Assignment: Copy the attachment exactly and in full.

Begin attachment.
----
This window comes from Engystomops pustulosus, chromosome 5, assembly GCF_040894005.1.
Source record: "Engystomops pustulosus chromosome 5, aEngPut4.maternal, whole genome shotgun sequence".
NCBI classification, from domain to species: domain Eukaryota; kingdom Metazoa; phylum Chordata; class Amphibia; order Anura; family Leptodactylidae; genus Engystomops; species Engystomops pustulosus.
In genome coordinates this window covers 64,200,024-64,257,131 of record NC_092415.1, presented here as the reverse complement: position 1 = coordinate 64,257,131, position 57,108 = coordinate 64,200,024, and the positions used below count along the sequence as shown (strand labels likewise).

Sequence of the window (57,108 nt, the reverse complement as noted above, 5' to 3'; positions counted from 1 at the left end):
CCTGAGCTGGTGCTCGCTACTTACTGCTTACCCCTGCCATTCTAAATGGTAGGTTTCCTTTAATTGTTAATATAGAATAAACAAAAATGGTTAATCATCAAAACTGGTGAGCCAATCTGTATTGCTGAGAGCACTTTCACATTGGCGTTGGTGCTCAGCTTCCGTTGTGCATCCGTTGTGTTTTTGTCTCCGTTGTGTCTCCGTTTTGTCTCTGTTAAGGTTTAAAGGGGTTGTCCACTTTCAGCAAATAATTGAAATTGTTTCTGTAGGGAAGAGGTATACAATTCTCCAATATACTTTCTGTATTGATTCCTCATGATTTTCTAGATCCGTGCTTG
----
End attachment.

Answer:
This window comes from Engystomops pustulosus, chromosome 5, assembly GCF_040894005.1.
Source record: "Engystomops pustulosus chromosome 5, aEngPut4.maternal, whole genome shotgun sequence".
NCBI classification, from domain to species: domain Eukaryota; kingdom Metazoa; phylum Chordata; class Amphibia; order Anura; family Leptodactylidae; genus Engystomops; species Engystomops pustulosus.
In genome coordinates this window covers 64,200,024-64,257,131 of record NC_092415.1, presented here as the reverse complement: position 1 = coordinate 64,257,131, position 57,108 = coordinate 64,200,024, and the positions used below count along the sequence as shown (strand labels likewise).

Sequence of the window (57,108 nt, the reverse complement as noted above, 5' to 3'; positions counted from 1 at the left end):
CCTGAGCTGGTGCTCGCTACTTACTGCTTACCCCTGCCATTCTAAATGGTAGGTTTCCTTTAATTGTTAATATAGAATAAACAAAAATGGTTAATCATCAAAACTGGTGAGCCAATCTGTATTGCTGAGAGCACTTTCACATTGGCGTTGGTGCTCAGCTTCCGTTGTGCATCCGTTGTGTTTTTGTCTCCGTTGTGTCTCCGTTTTGTCTCTGTTAAGGTTTAAAGGGGTTGTCCACTTTCAGCAAATAATTGAAATTGTTTCTGTAGGGAAGAGGTATACAATTCTCCAATATACTTTCTGTATTGATTCCTCATGATTTTCTAGATCCGTGCTTG